If there’s one person in the world right now whose job no one is envious of, it’s Theresa May. Tasked with finding a suitable solution for a problem that will have a profound impact on so many people and processes (the existence of which she voted against to begin with) she now faces the likelihood of being the bad guy no matter what the outcome – because that is her job.
In every business, there are people who have responsibilities that are unsavoury, to say the least. HR professionals have to conduct disciplinary meetings and perhaps even let people go and line managers may have to have an awkward conversation addressing a team member’s poor performance. An accounting team may be in the office until all hours during month-end and a marketing department may have to answer to senior stakeholders as to why an expensive ad campaign yielded little to no change in sales.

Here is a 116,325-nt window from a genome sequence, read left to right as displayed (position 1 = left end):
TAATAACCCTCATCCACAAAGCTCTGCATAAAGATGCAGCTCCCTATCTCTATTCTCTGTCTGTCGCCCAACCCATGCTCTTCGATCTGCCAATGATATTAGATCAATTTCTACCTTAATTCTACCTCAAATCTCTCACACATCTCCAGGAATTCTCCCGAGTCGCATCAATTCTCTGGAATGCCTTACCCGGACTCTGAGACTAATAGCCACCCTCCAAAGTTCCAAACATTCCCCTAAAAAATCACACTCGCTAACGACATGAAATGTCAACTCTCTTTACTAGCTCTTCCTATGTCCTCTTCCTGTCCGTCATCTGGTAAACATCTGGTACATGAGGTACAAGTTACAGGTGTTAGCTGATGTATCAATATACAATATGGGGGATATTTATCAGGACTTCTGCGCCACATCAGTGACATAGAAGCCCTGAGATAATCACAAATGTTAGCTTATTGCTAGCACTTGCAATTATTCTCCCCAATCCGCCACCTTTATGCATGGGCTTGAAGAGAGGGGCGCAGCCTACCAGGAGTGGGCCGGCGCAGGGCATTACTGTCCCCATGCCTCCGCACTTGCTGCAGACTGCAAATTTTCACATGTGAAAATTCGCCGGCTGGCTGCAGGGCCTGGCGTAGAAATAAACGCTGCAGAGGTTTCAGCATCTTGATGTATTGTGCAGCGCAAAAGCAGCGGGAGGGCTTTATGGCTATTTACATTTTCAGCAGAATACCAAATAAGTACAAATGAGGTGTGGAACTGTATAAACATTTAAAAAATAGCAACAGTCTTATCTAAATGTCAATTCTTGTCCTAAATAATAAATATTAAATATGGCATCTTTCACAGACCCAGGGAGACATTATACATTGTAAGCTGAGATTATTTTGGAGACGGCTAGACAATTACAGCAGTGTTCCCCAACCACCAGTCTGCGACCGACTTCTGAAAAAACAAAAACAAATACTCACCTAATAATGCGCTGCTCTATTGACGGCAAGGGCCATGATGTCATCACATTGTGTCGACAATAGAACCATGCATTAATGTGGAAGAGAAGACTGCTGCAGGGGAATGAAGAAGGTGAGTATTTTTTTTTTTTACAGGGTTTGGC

There are few, if any, professions or lines of work that don’t have some unappealing features and difficult patches but the hope is that the benefits will outweigh the struggles. For every long and exhausting month-end there is the possibility of pay rises and promotions to roles with a better work-life balance and for every failed marketing campaign there’s boundless opportunity to be creative and fulfilled in your career choice. For every unpleasant conversation between management and junior employees there are strong relationships built and glowing references given for future opportunities.
Theresa May is most certainly facing what is likely one of most difficult parts of her job at the moment – but if she succeeds it will surely contribute to building on people’s respect for her as a political leader and further pave the way for women in power. No job is perfect or easy – hers definitely isn’t – but the successes in our careers are made all the better from overcoming the struggles.